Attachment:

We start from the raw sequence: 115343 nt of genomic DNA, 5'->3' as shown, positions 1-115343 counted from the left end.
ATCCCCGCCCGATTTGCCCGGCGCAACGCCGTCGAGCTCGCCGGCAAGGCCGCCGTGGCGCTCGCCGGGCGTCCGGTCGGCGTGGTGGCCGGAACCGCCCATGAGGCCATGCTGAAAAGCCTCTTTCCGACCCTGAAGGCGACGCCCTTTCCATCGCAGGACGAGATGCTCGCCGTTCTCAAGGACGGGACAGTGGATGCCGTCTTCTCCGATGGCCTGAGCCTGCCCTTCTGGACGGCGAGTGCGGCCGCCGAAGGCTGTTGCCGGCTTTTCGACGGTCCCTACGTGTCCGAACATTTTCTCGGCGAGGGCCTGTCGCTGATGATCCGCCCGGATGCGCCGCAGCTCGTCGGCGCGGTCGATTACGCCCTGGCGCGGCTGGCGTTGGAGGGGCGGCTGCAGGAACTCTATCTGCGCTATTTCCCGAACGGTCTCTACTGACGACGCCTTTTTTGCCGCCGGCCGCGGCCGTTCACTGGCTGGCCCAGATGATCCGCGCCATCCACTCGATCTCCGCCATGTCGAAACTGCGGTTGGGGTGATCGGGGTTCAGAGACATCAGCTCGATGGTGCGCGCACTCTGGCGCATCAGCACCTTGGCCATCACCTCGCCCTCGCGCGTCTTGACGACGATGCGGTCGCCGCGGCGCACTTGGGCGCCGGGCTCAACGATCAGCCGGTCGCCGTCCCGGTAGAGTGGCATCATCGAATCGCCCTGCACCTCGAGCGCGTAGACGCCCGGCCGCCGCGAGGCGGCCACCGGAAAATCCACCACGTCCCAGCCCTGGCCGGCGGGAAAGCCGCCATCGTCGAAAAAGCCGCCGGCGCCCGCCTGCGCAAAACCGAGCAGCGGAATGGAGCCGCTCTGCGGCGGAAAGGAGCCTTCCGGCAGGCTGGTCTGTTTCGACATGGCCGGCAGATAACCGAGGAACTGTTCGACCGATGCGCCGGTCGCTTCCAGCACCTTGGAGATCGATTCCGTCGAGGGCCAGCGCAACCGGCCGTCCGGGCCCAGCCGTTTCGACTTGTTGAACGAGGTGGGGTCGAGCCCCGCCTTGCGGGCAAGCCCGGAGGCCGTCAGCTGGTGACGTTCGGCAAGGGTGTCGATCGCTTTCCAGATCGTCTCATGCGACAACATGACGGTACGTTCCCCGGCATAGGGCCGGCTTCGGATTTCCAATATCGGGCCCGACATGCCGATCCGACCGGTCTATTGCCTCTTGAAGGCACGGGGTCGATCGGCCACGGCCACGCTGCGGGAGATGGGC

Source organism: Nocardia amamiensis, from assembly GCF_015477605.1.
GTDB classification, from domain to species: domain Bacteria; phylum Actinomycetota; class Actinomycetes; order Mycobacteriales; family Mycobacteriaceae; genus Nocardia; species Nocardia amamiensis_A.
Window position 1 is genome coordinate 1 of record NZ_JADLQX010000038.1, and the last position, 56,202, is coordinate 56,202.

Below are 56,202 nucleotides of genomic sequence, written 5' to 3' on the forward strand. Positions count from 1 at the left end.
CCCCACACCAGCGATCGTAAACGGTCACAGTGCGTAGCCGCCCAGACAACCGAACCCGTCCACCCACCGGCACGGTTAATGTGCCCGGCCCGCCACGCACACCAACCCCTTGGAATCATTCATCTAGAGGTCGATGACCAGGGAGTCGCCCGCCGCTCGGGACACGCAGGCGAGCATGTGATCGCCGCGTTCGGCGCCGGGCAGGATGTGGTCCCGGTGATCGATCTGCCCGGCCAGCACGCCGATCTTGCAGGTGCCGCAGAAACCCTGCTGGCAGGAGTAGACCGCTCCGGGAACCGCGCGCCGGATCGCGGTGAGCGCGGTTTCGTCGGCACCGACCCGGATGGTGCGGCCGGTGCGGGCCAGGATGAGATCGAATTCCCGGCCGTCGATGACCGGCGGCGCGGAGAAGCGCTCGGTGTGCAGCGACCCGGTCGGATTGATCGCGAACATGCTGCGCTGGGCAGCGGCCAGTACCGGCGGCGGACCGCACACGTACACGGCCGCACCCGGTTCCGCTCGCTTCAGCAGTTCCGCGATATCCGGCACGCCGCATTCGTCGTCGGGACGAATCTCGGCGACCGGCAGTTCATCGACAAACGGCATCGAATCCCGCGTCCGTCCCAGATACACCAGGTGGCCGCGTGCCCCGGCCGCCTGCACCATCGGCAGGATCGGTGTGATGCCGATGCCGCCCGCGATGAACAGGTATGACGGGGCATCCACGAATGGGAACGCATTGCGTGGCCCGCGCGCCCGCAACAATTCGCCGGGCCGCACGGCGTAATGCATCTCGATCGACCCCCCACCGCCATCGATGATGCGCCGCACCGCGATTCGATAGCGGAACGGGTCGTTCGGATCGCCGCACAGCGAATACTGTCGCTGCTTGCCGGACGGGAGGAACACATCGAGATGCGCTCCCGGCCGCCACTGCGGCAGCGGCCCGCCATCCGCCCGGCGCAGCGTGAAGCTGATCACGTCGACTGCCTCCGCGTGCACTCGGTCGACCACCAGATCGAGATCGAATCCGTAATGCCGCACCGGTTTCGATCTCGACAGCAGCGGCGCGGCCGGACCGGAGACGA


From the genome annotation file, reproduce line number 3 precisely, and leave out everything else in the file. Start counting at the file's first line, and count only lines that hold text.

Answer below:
Source organism: Nocardia amamiensis, from assembly GCF_015477605.1.